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Ethnographic Notes


In July 1876, a month after the defeat of Custer's force at the Little Bighorn, units of the U.S. Army were hidden in ambush near the Red Cloud Agency, D.T., hoping to intercept any Sioux or Cheyenne parties which might be traveling north to join the hostile forces. Into this trap fell a small Cheyenne war party, and there ensued the famous fight during which Buffalo Bill Cody killed a warrior society chief named Yellow Hand. Posted as lookout on a hill above the hidden soldiers was a young lieutenant, who watched through binoculars the approach of the Cheyennes, and gave the signal for their destruction. Although the soldiers succeeded in routing the war party, and killing several Cheyennes, this spy was unable to restrain his admiration for the foe:

"Even four years later, the memory brings the pulse up in my throat...warfare was never more beautiful than in you. On you come, your swift, agile ponies springing down the winding ravine, the rising sun gleaming on your trailing war bonnets, on silver armlets, necklace, gorget; on brilliant painted shield and beaded leggings; on naked body and beardless face, stained most vivid vermilion. On you come, lance and rifle, pennon and feather glistening in the rare morning light, swaying in the wild grace of your peerless horsemanship..." (King, 1890: 33).


There are an almost unlimited number of admiring eye-witness descriptions of Cheyenne riding skills. Among the first to note the Cheyennes' brilliant abilities on horseback was Edwin James, chronicler of the Stephen Long expedition. In July 1820, on the upper Arkansas river, the expedition met a camp of Hevataneo Cheyennes (Hair-rope band---named for the soft lariats they braided from buffalo hair), who had come down to the Southern Plains only two or three years previously:

"We could not but remark the ease and air of security with which the equestrians preserved their equipoise on the naked backs of their horses in their evolutions..." (James, 1923, II: 178).

This unfinished sketch, which appears on the inside front cover of the ledger, admirably captures the essence of Cheyenne riding elan. It is one of only two instances in this collection of collaboration between two artists (the other is Plate 168). The horse was drawn by the primary artist, Arrow, as we may judge by comparison with his other animals---see Plate 1, for example. The profile and open shoulder of the rider, however, are unlike any other figure in the ledger, and must be the work of another hand. The contour of the human scalp hanging from the horse's bit is also different from all other scalps depicted by Arrow. The buffalo is very different as well--- compare Plates 67, 72 and 86.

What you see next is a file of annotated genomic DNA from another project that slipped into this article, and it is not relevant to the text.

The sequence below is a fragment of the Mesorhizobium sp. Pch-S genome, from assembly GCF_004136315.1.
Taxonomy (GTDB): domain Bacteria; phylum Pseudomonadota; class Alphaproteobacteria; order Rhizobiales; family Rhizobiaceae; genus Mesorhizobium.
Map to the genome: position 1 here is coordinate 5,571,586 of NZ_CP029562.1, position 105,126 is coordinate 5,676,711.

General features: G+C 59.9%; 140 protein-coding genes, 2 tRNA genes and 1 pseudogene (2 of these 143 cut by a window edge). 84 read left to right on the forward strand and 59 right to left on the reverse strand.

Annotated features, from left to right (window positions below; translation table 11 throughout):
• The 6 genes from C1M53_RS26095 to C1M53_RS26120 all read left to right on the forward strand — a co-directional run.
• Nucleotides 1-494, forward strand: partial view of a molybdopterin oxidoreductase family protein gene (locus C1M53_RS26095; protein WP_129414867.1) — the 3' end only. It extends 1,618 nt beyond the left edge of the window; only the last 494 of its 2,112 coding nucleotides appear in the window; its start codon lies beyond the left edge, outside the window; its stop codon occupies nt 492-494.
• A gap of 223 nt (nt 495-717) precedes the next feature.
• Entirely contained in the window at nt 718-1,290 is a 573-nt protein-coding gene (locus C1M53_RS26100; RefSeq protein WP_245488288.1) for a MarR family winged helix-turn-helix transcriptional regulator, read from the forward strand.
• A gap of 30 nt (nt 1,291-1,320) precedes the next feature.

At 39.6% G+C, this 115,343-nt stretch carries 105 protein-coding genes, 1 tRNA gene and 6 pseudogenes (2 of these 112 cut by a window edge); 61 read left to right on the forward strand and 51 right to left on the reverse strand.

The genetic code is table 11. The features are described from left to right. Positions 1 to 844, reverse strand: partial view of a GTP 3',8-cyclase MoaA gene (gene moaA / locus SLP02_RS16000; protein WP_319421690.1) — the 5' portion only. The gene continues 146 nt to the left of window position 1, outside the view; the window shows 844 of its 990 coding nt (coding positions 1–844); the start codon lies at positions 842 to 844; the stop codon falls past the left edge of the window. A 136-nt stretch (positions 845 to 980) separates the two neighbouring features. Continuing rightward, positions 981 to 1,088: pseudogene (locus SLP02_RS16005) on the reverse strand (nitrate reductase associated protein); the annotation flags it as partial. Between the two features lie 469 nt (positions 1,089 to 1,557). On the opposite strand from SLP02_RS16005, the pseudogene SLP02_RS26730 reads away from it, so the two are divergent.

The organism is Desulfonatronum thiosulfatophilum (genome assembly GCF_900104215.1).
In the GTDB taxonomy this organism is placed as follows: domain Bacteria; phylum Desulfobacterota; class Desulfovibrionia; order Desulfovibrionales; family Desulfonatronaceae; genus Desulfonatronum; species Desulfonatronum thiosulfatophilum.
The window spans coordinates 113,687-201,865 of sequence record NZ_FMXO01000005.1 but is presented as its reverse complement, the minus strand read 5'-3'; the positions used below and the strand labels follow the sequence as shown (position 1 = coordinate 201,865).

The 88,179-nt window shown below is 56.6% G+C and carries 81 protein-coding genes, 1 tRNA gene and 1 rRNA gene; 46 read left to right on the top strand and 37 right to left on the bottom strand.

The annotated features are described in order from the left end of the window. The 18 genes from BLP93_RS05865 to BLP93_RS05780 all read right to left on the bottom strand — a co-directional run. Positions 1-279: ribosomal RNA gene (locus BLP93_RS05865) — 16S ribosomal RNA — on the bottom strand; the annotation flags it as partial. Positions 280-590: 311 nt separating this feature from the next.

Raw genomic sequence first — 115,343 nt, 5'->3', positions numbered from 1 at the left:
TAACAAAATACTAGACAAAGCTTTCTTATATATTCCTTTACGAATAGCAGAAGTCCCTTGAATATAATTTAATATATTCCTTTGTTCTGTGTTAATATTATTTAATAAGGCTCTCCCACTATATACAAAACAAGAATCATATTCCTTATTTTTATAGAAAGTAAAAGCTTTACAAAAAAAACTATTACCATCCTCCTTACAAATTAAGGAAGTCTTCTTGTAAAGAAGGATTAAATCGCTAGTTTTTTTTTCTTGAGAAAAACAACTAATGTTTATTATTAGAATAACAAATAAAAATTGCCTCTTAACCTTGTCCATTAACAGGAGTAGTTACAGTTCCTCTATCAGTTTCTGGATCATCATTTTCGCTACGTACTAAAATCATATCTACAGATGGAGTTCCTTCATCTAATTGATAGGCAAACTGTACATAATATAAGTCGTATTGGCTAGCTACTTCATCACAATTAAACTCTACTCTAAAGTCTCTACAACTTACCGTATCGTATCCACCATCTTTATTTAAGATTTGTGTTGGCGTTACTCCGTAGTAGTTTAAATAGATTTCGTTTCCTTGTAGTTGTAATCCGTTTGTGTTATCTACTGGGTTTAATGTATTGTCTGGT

There is also here a rare instance of Arrow correcting his original concept, by redrawing the line of the horse's back. Like most Plains Indian artists, Arrow nearly always had his composition firmly in mind, and expressed it without a single errant line.

The central importance of buffalo to Plains Indian culture cannot be overstated, and is explored in detail in many ethnological accounts (see Grinnell, 1923, I: 254-55; 262-273, for example). As an introduction to the Cheyenne experiences depicted in this collection, it may be helpful to recall very briefly the astonishing number of buffalo which were the reality at the heart of the Cheyenne world. Precisely during the period depicted in these drawings, Col. Richard I. Dodge was serving in the country of the Southern Cheyennes, and preserved an eye-witness description:

"From 1869 to 1873 I was stationed at various posts along the Arkansas River. Early in the spring, as soon as the dry and apparently desert prairie had begun to change its coat of dingy brown to one of palest green, the horizon would begin to be dotted with buffalo, single, or in groups of two or three, forerunners of the coming herd. Thicker and thicker, and in larger groups they come, until by the time the grass is well up, the whole vast landscape appears a mass of buffalo, some individuals feeding, others standing, others lying down, but the herd moving slowly, moving constantly to the northward. Of their number it was impossible to form even a conjecture...

"In May 1871, I drove in a buggy from old Fort Zara to Fort Larned, on the Arkansas River. The distance is thirty-four miles. At least twenty-five miles of that distance was through an immense herd. The whole country appeared one mass of buffalo, moving slowly to the northward..." (Dodge, 1882: 283-84).

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Various owners (dispersed). Collected in 1882 at Darlington, Indian Territory (Oklahoma) by Sallie C. Maffet....

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Plate No: 1
Page No: 1
Dimensions: 8.5 * 14 inches
Various Private Owners
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